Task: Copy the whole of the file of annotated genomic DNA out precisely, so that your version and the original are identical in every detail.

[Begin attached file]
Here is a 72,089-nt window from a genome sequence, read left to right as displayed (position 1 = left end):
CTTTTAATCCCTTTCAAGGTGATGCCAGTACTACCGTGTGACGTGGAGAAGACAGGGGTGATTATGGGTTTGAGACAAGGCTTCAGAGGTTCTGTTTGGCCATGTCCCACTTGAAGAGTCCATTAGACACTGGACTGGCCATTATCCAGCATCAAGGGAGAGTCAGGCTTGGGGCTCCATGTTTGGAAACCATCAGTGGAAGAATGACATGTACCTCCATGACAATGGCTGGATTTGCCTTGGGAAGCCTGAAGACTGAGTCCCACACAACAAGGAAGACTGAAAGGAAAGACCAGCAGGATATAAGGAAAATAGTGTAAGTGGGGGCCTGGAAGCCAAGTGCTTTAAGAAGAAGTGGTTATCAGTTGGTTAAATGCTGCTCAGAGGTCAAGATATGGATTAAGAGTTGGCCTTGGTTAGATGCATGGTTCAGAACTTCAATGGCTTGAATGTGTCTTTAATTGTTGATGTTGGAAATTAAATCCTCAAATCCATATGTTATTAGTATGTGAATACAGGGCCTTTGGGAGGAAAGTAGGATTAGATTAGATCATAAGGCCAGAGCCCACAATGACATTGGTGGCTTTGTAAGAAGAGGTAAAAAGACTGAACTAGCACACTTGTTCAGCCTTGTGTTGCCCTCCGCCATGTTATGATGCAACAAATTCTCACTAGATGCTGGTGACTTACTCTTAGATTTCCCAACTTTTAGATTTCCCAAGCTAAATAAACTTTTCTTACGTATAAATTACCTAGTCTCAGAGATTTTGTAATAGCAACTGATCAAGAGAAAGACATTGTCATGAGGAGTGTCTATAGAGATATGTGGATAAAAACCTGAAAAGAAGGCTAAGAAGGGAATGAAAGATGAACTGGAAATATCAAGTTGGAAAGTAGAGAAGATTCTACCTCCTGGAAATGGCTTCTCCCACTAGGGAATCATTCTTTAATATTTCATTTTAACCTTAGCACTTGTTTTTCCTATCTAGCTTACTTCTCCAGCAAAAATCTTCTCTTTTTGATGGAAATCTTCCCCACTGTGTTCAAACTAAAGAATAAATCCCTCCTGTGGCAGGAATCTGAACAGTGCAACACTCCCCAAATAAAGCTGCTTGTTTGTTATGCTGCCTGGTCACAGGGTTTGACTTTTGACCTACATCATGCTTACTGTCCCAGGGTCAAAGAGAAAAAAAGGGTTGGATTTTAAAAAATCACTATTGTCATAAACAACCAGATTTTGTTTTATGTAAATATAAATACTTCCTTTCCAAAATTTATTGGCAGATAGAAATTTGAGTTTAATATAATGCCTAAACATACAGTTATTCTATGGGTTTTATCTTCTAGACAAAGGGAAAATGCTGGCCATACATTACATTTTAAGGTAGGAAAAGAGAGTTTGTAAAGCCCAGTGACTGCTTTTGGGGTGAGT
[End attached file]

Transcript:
Here is a 72,089-nt window from a genome sequence, read left to right as displayed (position 1 = left end):
CTTTTAATCCCTTTCAAGGTGATGCCAGTACTACCGTGTGACGTGGAGAAGACAGGGGTGATTATGGGTTTGAGACAAGGCTTCAGAGGTTCTGTTTGGCCATGTCCCACTTGAAGAGTCCATTAGACACTGGACTGGCCATTATCCAGCATCAAGGGAGAGTCAGGCTTGGGGCTCCATGTTTGGAAACCATCAGTGGAAGAATGACATGTACCTCCATGACAATGGCTGGATTTGCCTTGGGAAGCCTGAAGACTGAGTCCCACACAACAAGGAAGACTGAAAGGAAAGACCAGCAGGATATAAGGAAAATAGTGTAAGTGGGGGCCTGGAAGCCAAGTGCTTTAAGAAGAAGTGGTTATCAGTTGGTTAAATGCTGCTCAGAGGTCAAGATATGGATTAAGAGTTGGCCTTGGTTAGATGCATGGTTCAGAACTTCAATGGCTTGAATGTGTCTTTAATTGTTGATGTTGGAAATTAAATCCTCAAATCCATATGTTATTAGTATGTGAATACAGGGCCTTTGGGAGGAAAGTAGGATTAGATTAGATCATAAGGCCAGAGCCCACAATGACATTGGTGGCTTTGTAAGAAGAGGTAAAAAGACTGAACTAGCACACTTGTTCAGCCTTGTGTTGCCCTCCGCCATGTTATGATGCAACAAATTCTCACTAGATGCTGGTGACTTACTCTTAGATTTCCCAACTTTTAGATTTCCCAAGCTAAATAAACTTTTCTTACGTATAAATTACCTAGTCTCAGAGATTTTGTAATAGCAACTGATCAAGAGAAAGACATTGTCATGAGGAGTGTCTATAGAGATATGTGGATAAAAACCTGAAAAGAAGGCTAAGAAGGGAATGAAAGATGAACTGGAAATATCAAGTTGGAAAGTAGAGAAGATTCTACCTCCTGGAAATGGCTTCTCCCACTAGGGAATCATTCTTTAATATTTCATTTTAACCTTAGCACTTGTTTTTCCTATCTAGCTTACTTCTCCAGCAAAAATCTTCTCTTTTTGATGGAAATCTTCCCCACTGTGTTCAAACTAAAGAATAAATCCCTCCTGTGGCAGGAATCTGAACAGTGCAACACTCCCCAAATAAAGCTGCTTGTTTGTTATGCTGCCTGGTCACAGGGTTTGACTTTTGACCTACATCATGCTTACTGTCCCAGGGTCAAAGAGAAAAAAAGGGTTGGATTTTAAAAAATCACTATTGTCATAAACAACCAGATTTTGTTTTATGTAAATATAAATACTTCCTTTCCAAAATTTATTGGCAGATAGAAATTTGAGTTTAATATAATGCCTAAACATACAGTTATTCTATGGGTTTTATCTTCTAGACAAAGGGAAAATGCTGGCCATACATTACATTTTAAGGTAGGAAAAGAGAGTTTGTAAAGCCCAGTGACTGCTTTTGGGGTGAGT